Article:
Thursday, December 8, 2011

VA “Badges for Vets” Contest

Goal: Help Vets Get Jobs

WASHINGTON – The Department of Veterans Affairs today announced the Badges for Vets contest for creating digital “badge” systems to help Veterans translate their military skills into civilian jobs.

“We are looking for ways to make it easy for employers to see Veterans for who they are: highly qualified individuals in any job applicant pool,” said Secretary of Veterans Affairs Eric K. Shinseki. “We want to help good jobs find Veterans and help Veterans find good jobs.”

A “digital badge” recognizes skills obtained through non-traditional learning, such as work-related training, online courses, and experience. Learners display their badges across the Web, resulting in jobs or formal credit.

“Many recently discharged Veterans earned employable skills during their time in uniform,” said Jonah Czerwinski, director of the VA Innovations Initiative that sponsors the new contest. “They represent high-quality training and real-life experience. We’re looking for new ways for employers to easily identify Veterans who have this training and this experience to fill good jobs in the private sector.”

Wednesday, November 9, 2011

HHS and FDA Virtual Hiring Event for Veterans & People with Disabilities

Last week, the HHS and FDA held a virtual hiring event for veterans and people with disabilities who are interested in working at the HHS or FDA. If you missed that virtual event, you can still get information to apply for these government jobs.

Find the jobs on the FDA Job Center - Information on the numerous positions were accepting resumes for during the Virtual Hiring Event. These positions are located throughout the nation at FDA & HHS including the Centers and Operating Divisions.

The FDA's Job Center is designed to provide candidates with all the information they need to successfully apply to available positions at HHS and FDA. In the chart below we have indicated the Occupational Groups and Series that we numerous positions to fill and are actively recruiting for the Virtual Hiring Event on Nov 3rd.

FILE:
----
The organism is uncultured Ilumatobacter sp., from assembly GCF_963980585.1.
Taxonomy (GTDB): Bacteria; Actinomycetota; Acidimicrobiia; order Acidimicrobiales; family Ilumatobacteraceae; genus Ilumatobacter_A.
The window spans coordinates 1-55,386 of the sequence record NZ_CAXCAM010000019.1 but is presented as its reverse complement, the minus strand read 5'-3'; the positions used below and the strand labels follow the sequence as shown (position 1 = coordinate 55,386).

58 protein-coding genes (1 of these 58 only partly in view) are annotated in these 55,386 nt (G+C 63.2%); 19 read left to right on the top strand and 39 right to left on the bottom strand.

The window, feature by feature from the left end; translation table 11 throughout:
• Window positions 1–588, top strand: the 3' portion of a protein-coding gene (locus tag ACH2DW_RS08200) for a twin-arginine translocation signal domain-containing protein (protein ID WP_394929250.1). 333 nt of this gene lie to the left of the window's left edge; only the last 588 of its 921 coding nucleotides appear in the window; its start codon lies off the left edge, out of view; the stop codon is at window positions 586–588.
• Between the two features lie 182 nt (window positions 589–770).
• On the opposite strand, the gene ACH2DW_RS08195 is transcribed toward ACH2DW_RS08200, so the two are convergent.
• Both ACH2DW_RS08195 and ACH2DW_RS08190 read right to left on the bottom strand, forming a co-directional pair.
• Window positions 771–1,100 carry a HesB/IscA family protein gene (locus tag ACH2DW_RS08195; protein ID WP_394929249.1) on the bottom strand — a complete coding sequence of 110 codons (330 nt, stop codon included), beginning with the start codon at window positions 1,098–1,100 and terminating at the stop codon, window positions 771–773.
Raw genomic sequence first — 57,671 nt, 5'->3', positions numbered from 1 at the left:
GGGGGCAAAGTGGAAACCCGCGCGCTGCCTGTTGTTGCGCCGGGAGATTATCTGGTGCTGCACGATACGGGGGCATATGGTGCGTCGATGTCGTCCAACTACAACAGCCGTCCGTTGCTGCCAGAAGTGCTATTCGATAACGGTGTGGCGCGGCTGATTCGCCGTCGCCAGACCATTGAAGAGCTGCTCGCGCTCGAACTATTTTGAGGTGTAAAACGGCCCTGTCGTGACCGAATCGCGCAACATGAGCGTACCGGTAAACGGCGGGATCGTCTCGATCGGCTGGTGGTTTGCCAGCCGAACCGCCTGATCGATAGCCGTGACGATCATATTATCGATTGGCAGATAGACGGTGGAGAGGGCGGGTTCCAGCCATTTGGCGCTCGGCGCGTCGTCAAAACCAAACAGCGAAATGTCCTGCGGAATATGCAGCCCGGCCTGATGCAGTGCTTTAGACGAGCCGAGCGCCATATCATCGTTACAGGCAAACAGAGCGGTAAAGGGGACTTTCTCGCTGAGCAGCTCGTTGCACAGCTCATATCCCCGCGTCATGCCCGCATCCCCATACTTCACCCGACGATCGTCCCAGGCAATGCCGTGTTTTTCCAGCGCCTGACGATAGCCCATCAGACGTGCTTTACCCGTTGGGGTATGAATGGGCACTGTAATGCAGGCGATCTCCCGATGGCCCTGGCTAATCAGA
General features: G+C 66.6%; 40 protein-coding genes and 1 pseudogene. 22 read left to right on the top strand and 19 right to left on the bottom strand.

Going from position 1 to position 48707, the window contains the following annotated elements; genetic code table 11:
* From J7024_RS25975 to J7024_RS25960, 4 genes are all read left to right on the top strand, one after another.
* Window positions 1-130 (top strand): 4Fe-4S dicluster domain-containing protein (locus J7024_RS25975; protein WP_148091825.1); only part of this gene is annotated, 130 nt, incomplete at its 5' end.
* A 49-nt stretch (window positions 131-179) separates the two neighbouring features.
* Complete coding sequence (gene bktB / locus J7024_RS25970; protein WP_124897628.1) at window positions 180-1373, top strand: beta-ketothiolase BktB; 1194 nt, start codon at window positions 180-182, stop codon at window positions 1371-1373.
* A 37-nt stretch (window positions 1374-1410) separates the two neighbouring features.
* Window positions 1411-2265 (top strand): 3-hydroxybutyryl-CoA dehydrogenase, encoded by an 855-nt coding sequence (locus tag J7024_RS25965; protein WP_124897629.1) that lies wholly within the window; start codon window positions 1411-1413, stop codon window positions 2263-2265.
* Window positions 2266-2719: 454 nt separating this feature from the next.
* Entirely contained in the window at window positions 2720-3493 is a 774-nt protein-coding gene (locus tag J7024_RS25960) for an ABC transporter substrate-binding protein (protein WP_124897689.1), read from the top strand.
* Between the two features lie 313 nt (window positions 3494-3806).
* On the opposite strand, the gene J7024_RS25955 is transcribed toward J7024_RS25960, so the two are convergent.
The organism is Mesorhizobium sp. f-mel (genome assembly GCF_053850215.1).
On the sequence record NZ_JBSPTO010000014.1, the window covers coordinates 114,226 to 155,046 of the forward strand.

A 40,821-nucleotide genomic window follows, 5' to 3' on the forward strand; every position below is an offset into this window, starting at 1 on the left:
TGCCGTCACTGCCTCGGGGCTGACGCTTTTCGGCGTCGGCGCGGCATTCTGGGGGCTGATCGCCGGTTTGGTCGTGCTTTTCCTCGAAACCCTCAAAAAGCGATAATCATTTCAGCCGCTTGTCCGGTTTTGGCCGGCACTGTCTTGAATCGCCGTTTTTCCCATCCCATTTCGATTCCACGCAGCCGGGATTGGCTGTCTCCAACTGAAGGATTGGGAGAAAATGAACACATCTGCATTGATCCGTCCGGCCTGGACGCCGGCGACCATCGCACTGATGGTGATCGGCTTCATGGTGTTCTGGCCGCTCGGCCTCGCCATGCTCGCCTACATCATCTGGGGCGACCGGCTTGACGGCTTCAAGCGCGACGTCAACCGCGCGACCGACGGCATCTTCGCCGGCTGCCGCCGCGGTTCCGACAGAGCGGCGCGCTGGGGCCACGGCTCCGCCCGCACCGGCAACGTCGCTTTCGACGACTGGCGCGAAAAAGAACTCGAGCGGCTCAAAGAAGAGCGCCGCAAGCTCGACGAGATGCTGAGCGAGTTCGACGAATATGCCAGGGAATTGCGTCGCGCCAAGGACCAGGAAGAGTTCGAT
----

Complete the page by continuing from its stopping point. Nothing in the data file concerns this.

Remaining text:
The Department of Health and Human Services (HHS) recognizes the importance and difficulty for veterans and people with disabilities to find suitable employment despite their education, experience, and skill. HHS and FDA are committed to becoming a model employer, ensuring that qualified veterans and individuals with disabilities have access to employment opportunities within our department.

More information can be found here.

Friday, October 28, 2011

Junior doctors’ experiences of personal illness: a qualitative study

Here is an interesting article in the scientific literature titled, "Junior doctors’ experiences of personal illness: a qualitative study."

Objectives  Professional status and working arrangements can inhibit doctors from acknowledging and seeking care for their own ill health. Research identifies that a culture of immunity to illness within the medical profession takes root during training. What happens when trainee doctors become unwell during their formative period of education and training? What support do they receive and how do they perceive that the experience of ill health affects their training trajectory? These research questions were developed by a multidisciplinary team of researchers and health professionals, who adopted a qualitative approach to investigate the experiences of personal illness among trainees in their Foundation Programme (FP) years.